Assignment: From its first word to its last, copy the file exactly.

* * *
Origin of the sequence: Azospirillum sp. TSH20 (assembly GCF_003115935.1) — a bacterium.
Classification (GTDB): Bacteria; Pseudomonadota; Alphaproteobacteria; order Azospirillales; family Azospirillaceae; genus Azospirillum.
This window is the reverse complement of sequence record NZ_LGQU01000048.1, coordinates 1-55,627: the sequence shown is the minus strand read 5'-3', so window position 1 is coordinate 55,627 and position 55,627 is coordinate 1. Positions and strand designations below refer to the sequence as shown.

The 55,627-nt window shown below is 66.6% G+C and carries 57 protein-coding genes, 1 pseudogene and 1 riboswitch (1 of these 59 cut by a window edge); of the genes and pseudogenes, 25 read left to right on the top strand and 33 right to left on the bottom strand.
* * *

Origin of the sequence: Azospirillum sp. TSH20 (assembly GCF_003115935.1) — a bacterium.
Classification (GTDB): Bacteria; Pseudomonadota; Alphaproteobacteria; order Azospirillales; family Azospirillaceae; genus Azospirillum.
This window is the reverse complement of sequence record NZ_LGQU01000048.1, coordinates 1-55,627: the sequence shown is the minus strand read 5'-3', so window position 1 is coordinate 55,627 and position 55,627 is coordinate 1. Positions and strand designations below refer to the sequence as shown.

The 55,627-nt window shown below is 66.6% G+C and carries 57 protein-coding genes, 1 pseudogene and 1 riboswitch (1 of these 59 cut by a window edge); of the genes and pseudogenes, 25 read left to right on the top strand and 33 right to left on the bottom strand.